Paris attacks: journalists 'may suffer trauma'

Reporters and camera crews who covered the terrorist attacks in Paris may suffer Post Traumatic Shock Disorder (PTSD). The warning comes from the Dart Center Europe’s Gavin Rees.

Jane Whyatt

One hundred and thirty-two people have now died as result of the suicide bombings and shootings at the Saint Denis stadium, Bataclan concert hall and nearby restaurants. These latest outrages come less than a year after the Charlie Hebdo massacre, when Parisian cartoonists and their colleagues at the satiricial magazine were shot by Muslim extremists. Seventeen people died then, in January 2015.

Paris Picture by Jane Whyatt

On November 13th 2015 Le Monde reporter Daniel Psenny, who lives near the Bataclan, heard shots and went to help. He dragged a wounded American man into his apartment block as the shots were ringing out, and was himself hit on the left arm by a bullet.


Talking about his reactions one week later on Newsnight on BBC television, Psenny said he had a "professional reflex action" to film the shootings on his smartphone. "I’m a film critic, not a war reporter. I’m not used to seeing death" he said. "I said to myself, I will film but without taking any risks." With his arm bandaged and in a sling, Psenny explains how he went downstairs to open the door, to help people fleeing from the concert hall to get indoors to safety.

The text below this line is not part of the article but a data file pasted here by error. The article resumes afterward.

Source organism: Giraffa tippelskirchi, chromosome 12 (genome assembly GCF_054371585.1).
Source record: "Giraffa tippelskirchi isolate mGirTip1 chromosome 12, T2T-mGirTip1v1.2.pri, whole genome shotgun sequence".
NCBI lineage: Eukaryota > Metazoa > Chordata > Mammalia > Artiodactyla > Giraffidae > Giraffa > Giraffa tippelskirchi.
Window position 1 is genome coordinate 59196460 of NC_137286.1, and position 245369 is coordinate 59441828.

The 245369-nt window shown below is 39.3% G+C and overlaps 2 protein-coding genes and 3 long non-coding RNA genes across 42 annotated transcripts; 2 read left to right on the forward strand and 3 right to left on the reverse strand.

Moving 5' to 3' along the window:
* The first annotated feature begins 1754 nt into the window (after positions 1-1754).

Journalists are not immune

Journalists may feel conflicted if they do not act like Psenny to help the injured and dying, but concentrate instead on documenting the tragedy and getting the news out. For many, covering a big, breaking story involving multiple killings can be an important career opportunity. It can lead to promotion or a better job. That, too, can cause mixed feelings of guilt and elation.


All these issues have been explored in depth by the Dart Center, which is based at Columbia School of Journalism in New York, USA. Interviewed by ECPMF, the Center’s Europe spokesperson Gavin Rees explained that PTSD can affect journalists at any stage of their careers. “Being a journalist certainly doesn’t bestow a magic immunity” he said. He observed that it was more likely in young cub reporters, and older colleagues who are near the end of their careers and feel that they have seen too much.